Back on the console we have our multifunction display which consists of a large easy to read analog gage with a digital display on the port side. The function buttons are located under the handlebars on the aft section of the console, this way the operator is not reaching over the handlebars to set the display modes. To the right of these button is the handlebar tilt lever, allowing one to raise and lower the handlebars to their preferred setting.
Room For Lunch and More
There is a total of over 30 gallons of storage spotted around the FX HO series with the largest being the forward compartment. It can be easily opened one-handed with a simple pull handle centered on the top of the cover. There is watertight storage on top of the console to port, that's ideal for keys, wallet, cell phone, etc.
Just forward of the driver is another storage area, large enough to fit a marine radio, and two bottles of water. We already touched on the rear storage under the aft seat.
The FX HO series measures in at 140.2” (3.56 m) in length, has a beam of 48.4” and a height of also 48.4” (1.23 m). Each version has an 18.5 US gallon (70 L) fuel tank but the weights are slightly different. The FX Cruiser HO weighs in at 831 lbs. (377 kg) and the FX HO weighs in at 829 lbs. (376 kg), but these are dry weights, so your operating weight will be just north of 938 lbs. (425 kg).
In our test we recorded an average top speed of 62.6 mph at 7400 rpm while burning 13.6 gph which translates into 4.60 mpg for a range of 77 statute miles. Since there is no best cruise on a PWC, mainly because we don’t drive them like boats, I did find myself at 5000 rpm most of the time which gave me an average speed of 32.6 mph, burning only 5.1 gph for a range of approximately 107 statute miles. We tested our time from 0 to 30 and recorded an average of 2.0 seconds.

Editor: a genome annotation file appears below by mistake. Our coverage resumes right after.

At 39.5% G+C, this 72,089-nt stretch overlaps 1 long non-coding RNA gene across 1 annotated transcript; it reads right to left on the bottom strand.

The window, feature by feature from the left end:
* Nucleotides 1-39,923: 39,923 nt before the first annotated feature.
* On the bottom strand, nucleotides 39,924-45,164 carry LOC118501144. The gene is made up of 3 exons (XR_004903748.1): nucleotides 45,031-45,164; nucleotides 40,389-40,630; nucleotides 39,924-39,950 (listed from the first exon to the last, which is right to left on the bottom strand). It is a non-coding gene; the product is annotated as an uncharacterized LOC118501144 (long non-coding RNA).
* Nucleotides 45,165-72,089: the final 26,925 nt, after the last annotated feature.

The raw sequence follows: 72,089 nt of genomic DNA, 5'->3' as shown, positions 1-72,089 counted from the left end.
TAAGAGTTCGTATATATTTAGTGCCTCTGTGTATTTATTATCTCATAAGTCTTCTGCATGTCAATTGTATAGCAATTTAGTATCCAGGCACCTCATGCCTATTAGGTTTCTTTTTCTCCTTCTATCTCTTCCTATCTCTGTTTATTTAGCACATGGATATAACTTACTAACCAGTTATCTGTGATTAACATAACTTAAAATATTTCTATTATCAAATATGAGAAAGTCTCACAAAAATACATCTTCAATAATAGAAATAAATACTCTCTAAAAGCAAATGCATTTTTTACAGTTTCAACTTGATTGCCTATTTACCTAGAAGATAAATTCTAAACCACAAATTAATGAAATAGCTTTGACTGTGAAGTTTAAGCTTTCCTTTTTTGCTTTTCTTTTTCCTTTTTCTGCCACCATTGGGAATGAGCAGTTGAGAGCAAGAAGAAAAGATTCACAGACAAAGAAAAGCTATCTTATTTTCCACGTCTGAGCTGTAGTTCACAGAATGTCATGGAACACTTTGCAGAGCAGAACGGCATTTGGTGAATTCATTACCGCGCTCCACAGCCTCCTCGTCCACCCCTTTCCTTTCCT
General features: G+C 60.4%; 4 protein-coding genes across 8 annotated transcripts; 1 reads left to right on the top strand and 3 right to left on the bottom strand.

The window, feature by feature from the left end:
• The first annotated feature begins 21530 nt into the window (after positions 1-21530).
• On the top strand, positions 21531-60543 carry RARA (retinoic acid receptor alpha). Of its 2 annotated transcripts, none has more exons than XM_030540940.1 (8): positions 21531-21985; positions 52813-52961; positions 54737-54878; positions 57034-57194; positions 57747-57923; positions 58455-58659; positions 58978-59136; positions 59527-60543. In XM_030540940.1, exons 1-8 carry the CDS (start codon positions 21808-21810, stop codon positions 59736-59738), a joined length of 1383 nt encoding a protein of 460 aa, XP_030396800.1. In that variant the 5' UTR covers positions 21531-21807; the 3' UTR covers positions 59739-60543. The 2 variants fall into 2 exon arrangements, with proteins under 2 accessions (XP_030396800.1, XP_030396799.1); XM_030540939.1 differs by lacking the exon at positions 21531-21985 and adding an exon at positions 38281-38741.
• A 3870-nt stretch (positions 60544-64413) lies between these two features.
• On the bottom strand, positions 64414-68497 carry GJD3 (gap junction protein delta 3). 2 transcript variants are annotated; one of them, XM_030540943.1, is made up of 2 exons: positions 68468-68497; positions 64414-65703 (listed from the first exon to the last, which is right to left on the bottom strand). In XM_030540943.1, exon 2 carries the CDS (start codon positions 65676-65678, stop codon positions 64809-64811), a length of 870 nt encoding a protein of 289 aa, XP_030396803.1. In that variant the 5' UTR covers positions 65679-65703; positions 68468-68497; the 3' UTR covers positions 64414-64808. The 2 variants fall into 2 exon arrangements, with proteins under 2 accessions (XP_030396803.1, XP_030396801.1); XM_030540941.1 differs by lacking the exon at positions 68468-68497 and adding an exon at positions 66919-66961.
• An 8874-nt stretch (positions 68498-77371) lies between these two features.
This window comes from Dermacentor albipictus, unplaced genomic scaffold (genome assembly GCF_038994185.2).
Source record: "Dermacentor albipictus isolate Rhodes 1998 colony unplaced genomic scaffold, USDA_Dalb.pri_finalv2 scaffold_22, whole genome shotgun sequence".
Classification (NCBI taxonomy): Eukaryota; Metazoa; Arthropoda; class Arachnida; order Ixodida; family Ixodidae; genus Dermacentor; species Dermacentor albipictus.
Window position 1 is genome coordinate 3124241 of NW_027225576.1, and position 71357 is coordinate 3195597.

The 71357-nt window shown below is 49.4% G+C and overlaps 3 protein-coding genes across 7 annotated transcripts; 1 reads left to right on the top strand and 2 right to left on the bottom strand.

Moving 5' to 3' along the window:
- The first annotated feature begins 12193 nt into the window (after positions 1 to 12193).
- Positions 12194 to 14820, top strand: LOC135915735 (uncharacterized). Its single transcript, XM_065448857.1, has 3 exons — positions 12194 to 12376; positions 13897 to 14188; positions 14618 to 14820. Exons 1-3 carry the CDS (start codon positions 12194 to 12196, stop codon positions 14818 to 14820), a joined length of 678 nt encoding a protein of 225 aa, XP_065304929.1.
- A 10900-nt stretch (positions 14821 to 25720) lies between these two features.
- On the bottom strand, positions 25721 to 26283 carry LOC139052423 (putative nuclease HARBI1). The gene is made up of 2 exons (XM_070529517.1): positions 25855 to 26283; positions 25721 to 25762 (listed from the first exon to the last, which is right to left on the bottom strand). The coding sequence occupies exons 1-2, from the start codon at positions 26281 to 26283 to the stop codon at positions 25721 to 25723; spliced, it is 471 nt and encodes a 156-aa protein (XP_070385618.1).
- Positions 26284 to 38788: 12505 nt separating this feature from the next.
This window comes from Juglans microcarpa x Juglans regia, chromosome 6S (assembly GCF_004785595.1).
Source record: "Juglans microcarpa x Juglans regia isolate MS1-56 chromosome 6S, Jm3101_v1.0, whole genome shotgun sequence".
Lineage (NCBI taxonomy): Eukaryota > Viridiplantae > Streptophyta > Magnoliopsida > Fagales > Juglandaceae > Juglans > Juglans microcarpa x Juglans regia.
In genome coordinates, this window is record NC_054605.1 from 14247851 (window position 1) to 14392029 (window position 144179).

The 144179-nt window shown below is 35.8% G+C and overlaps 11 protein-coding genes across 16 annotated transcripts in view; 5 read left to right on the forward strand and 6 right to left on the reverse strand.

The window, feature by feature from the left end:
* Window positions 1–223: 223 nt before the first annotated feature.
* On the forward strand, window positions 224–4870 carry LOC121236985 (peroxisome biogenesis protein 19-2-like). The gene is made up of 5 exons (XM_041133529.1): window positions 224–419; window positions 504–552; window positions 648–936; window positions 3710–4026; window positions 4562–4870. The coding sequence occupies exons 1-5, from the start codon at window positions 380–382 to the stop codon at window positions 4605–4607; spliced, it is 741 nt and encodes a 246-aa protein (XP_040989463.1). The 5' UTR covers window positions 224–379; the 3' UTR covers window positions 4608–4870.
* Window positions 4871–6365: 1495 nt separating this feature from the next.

As far as handling during the test, I did notice that the longer hull was a little more forgiving than the shorter previous model. The new units turn very aggressively when the rider wants them to if on the power, but they are also easily controllable and more stable in less aggressive turns. Something else I noticed was the smoothness of the ride. There is a smoother transition when crossing wakes and the hull throws the water and spray out to the sides, instead of bashing it into submission head-on.
OK, so now you want to know how much. Well the MSRP for the FX Cruiser HO is $13,599 and the FX HO is $13,099. They are offered in Pure White with Carbon or Black Metallic and Deep Blue Metallic or Black Metallic, respectively.
Test Result Highlights
- Top speed for the Yamaha FX Cruiser HO (2018-) is 62.6 mph (100.7 kph), burning 13.6 gallons per hour (gph) or 51.48 liters per hour (lph).
- Best cruise for the Yamaha FX Cruiser HO (2018-) is 32.6 mph (52.5 kph), and the boat gets 6.46 miles per gallon (mpg) or 2.75 kilometers per liter (kpl), giving the boat a cruising range of 107 miles (172.2 kilometers).
- Tested power is 1 x 1812cc four-stroke four-cylinder.
- Time from 0 to 30 of the Yamaha FX Cruiser HO (2018-) is 2.0 sec. seconds.
Standard and Optional Features